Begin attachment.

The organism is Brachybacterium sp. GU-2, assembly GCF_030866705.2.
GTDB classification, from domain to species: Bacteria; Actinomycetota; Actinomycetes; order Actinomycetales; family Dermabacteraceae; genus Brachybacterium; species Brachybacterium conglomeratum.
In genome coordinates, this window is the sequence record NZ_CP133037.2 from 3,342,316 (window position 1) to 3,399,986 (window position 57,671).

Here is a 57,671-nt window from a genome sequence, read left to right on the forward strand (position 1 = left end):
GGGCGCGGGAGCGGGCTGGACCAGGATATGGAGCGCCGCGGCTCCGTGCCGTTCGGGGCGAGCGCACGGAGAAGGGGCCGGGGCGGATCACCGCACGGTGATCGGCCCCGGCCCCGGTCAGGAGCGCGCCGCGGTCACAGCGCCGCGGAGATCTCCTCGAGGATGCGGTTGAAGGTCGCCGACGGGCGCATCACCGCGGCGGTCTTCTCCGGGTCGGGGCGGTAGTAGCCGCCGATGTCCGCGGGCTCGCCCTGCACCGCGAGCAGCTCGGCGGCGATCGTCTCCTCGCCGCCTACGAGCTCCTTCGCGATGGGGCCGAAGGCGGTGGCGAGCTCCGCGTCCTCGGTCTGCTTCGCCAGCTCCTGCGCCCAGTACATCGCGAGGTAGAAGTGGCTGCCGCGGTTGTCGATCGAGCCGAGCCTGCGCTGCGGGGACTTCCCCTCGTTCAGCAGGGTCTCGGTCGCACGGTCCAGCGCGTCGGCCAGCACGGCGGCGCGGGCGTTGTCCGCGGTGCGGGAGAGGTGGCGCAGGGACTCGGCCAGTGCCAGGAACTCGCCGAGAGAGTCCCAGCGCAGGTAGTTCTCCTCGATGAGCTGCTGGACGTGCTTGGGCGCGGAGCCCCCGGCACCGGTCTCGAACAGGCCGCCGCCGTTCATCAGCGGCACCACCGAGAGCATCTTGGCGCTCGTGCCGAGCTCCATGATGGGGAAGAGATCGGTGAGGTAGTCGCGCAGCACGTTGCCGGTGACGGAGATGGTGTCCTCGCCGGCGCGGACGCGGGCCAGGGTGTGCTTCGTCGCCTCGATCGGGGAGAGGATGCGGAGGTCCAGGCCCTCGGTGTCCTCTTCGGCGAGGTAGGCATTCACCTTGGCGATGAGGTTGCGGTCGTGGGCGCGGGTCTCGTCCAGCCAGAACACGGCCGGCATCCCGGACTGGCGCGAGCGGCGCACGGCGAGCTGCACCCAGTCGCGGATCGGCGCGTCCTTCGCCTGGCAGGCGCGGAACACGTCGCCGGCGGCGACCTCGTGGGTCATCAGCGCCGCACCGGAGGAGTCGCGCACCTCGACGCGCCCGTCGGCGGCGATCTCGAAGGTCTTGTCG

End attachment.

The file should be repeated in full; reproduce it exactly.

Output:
The organism is Brachybacterium sp. GU-2, assembly GCF_030866705.2.
GTDB classification, from domain to species: Bacteria; Actinomycetota; Actinomycetes; order Actinomycetales; family Dermabacteraceae; genus Brachybacterium; species Brachybacterium conglomeratum.
In genome coordinates, this window is the sequence record NZ_CP133037.2 from 3,342,316 (window position 1) to 3,399,986 (window position 57,671).

Here is a 57,671-nt window from a genome sequence, read left to right on the forward strand (position 1 = left end):
GGGCGCGGGAGCGGGCTGGACCAGGATATGGAGCGCCGCGGCTCCGTGCCGTTCGGGGCGAGCGCACGGAGAAGGGGCCGGGGCGGATCACCGCACGGTGATCGGCCCCGGCCCCGGTCAGGAGCGCGCCGCGGTCACAGCGCCGCGGAGATCTCCTCGAGGATGCGGTTGAAGGTCGCCGACGGGCGCATCACCGCGGCGGTCTTCTCCGGGTCGGGGCGGTAGTAGCCGCCGATGTCCGCGGGCTCGCCCTGCACCGCGAGCAGCTCGGCGGCGATCGTCTCCTCGCCGCCTACGAGCTCCTTCGCGATGGGGCCGAAGGCGGTGGCGAGCTCCGCGTCCTCGGTCTGCTTCGCCAGCTCCTGCGCCCAGTACATCGCGAGGTAGAAGTGGCTGCCGCGGTTGTCGATCGAGCCGAGCCTGCGCTGCGGGGACTTCCCCTCGTTCAGCAGGGTCTCGGTCGCACGGTCCAGCGCGTCGGCCAGCACGGCGGCGCGGGCGTTGTCCGCGGTGCGGGAGAGGTGGCGCAGGGACTCGGCCAGTGCCAGGAACTCGCCGAGAGAGTCCCAGCGCAGGTAGTTCTCCTCGATGAGCTGCTGGACGTGCTTGGGCGCGGAGCCCCCGGCACCGGTCTCGAACAGGCCGCCGCCGTTCATCAGCGGCACCACCGAGAGCATCTTGGCGCTCGTGCCGAGCTCCATGATGGGGAAGAGATCGGTGAGGTAGTCGCGCAGCACGTTGCCGGTGACGGAGATGGTGTCCTCGCCGGCGCGGACGCGGGCCAGGGTGTGCTTCGTCGCCTCGATCGGGGAGAGGATGCGGAGGTCCAGGCCCTCGGTGTCCTCTTCGGCGAGGTAGGCATTCACCTTGGCGATGAGGTTGCGGTCGTGGGCGCGGGTCTCGTCCAGCCAGAACACGGCCGGCATCCCGGACTGGCGCGAGCGGCGCACGGCGAGCTGCACCCAGTCGCGGATCGGCGCGTCCTTCGCCTGGCAGGCGCGGAACACGTCGCCGGCGGCGACCTCGTGGGTCATCAGCGCCGCACCGGAGGAGTCGCGCACCTCGACGCGCCCGTCGGCGGCGATCTCGAAGGTCTTGTCG